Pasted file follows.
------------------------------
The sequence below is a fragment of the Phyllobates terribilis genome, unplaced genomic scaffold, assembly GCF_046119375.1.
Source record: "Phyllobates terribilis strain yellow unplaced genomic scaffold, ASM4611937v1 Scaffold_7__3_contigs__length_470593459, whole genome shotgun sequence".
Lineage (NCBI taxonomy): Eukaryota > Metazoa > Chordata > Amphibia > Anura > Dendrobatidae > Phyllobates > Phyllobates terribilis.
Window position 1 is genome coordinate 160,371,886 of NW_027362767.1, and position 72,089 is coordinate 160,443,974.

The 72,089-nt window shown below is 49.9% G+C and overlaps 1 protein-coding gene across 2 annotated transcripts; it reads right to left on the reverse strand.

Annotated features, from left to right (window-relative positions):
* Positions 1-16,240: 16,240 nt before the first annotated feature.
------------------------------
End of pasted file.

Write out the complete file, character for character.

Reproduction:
The sequence below is a fragment of the Phyllobates terribilis genome, unplaced genomic scaffold, assembly GCF_046119375.1.
Source record: "Phyllobates terribilis strain yellow unplaced genomic scaffold, ASM4611937v1 Scaffold_7__3_contigs__length_470593459, whole genome shotgun sequence".
Lineage (NCBI taxonomy): Eukaryota > Metazoa > Chordata > Amphibia > Anura > Dendrobatidae > Phyllobates > Phyllobates terribilis.
Window position 1 is genome coordinate 160,371,886 of NW_027362767.1, and position 72,089 is coordinate 160,443,974.

The 72,089-nt window shown below is 49.9% G+C and overlaps 1 protein-coding gene across 2 annotated transcripts; it reads right to left on the reverse strand.

Annotated features, from left to right (window-relative positions):
* Positions 1-16,240: 16,240 nt before the first annotated feature.